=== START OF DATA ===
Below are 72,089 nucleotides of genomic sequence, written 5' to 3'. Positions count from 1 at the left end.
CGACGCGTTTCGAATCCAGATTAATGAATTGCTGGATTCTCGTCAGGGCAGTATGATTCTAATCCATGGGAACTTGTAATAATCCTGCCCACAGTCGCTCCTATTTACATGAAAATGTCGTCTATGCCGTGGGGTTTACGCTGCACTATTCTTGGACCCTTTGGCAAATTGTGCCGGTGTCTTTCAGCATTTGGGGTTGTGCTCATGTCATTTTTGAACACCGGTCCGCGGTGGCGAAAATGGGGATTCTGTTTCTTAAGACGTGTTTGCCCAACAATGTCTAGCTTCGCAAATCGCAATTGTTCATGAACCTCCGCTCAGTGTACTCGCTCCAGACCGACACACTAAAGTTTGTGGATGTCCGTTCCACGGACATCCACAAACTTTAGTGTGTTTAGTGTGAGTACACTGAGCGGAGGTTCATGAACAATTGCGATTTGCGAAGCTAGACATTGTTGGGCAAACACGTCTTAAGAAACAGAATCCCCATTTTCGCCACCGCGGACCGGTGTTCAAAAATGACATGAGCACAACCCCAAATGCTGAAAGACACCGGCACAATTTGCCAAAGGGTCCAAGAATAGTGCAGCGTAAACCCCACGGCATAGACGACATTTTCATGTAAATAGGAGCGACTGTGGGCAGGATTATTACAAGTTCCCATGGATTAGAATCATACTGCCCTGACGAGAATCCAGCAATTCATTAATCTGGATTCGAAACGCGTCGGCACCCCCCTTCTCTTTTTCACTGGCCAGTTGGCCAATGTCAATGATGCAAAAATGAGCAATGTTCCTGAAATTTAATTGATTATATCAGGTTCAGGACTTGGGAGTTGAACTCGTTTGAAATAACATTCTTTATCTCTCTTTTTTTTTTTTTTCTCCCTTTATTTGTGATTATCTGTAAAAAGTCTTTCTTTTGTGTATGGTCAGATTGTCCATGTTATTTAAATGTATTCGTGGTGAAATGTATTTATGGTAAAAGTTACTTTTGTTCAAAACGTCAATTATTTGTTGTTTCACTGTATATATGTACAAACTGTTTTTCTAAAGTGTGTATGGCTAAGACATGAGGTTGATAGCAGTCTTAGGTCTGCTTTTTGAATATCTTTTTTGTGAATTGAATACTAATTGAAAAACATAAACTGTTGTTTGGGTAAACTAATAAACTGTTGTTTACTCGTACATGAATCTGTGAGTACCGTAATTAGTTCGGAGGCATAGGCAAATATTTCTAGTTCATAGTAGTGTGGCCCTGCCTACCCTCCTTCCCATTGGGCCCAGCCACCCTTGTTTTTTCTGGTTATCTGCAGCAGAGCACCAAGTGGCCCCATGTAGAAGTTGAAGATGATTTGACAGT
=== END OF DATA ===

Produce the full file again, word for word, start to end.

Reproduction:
Below are 72,089 nucleotides of genomic sequence, written 5' to 3'. Positions count from 1 at the left end.
CGACGCGTTTCGAATCCAGATTAATGAATTGCTGGATTCTCGTCAGGGCAGTATGATTCTAATCCATGGGAACTTGTAATAATCCTGCCCACAGTCGCTCCTATTTACATGAAAATGTCGTCTATGCCGTGGGGTTTACGCTGCACTATTCTTGGACCCTTTGGCAAATTGTGCCGGTGTCTTTCAGCATTTGGGGTTGTGCTCATGTCATTTTTGAACACCGGTCCGCGGTGGCGAAAATGGGGATTCTGTTTCTTAAGACGTGTTTGCCCAACAATGTCTAGCTTCGCAAATCGCAATTGTTCATGAACCTCCGCTCAGTGTACTCGCTCCAGACCGACACACTAAAGTTTGTGGATGTCCGTTCCACGGACATCCACAAACTTTAGTGTGTTTAGTGTGAGTACACTGAGCGGAGGTTCATGAACAATTGCGATTTGCGAAGCTAGACATTGTTGGGCAAACACGTCTTAAGAAACAGAATCCCCATTTTCGCCACCGCGGACCGGTGTTCAAAAATGACATGAGCACAACCCCAAATGCTGAAAGACACCGGCACAATTTGCCAAAGGGTCCAAGAATAGTGCAGCGTAAACCCCACGGCATAGACGACATTTTCATGTAAATAGGAGCGACTGTGGGCAGGATTATTACAAGTTCCCATGGATTAGAATCATACTGCCCTGACGAGAATCCAGCAATTCATTAATCTGGATTCGAAACGCGTCGGCACCCCCCTTCTCTTTTTCACTGGCCAGTTGGCCAATGTCAATGATGCAAAAATGAGCAATGTTCCTGAAATTTAATTGATTATATCAGGTTCAGGACTTGGGAGTTGAACTCGTTTGAAATAACATTCTTTATCTCTCTTTTTTTTTTTTTTCTCCCTTTATTTGTGATTATCTGTAAAAAGTCTTTCTTTTGTGTATGGTCAGATTGTCCATGTTATTTAAATGTATTCGTGGTGAAATGTATTTATGGTAAAAGTTACTTTTGTTCAAAACGTCAATTATTTGTTGTTTCACTGTATATATGTACAAACTGTTTTTCTAAAGTGTGTATGGCTAAGACATGAGGTTGATAGCAGTCTTAGGTCTGCTTTTTGAATATCTTTTTTGTGAATTGAATACTAATTGAAAAACATAAACTGTTGTTTGGGTAAACTAATAAACTGTTGTTTACTCGTACATGAATCTGTGAGTACCGTAATTAGTTCGGAGGCATAGGCAAATATTTCTAGTTCATAGTAGTGTGGCCCTGCCTACCCTCCTTCCCATTGGGCCCAGCCACCCTTGTTTTTTCTGGTTATCTGCAGCAGAGCACCAAGTGGCCCCATGTAGAAGTTGAAGATGATTTGACAGT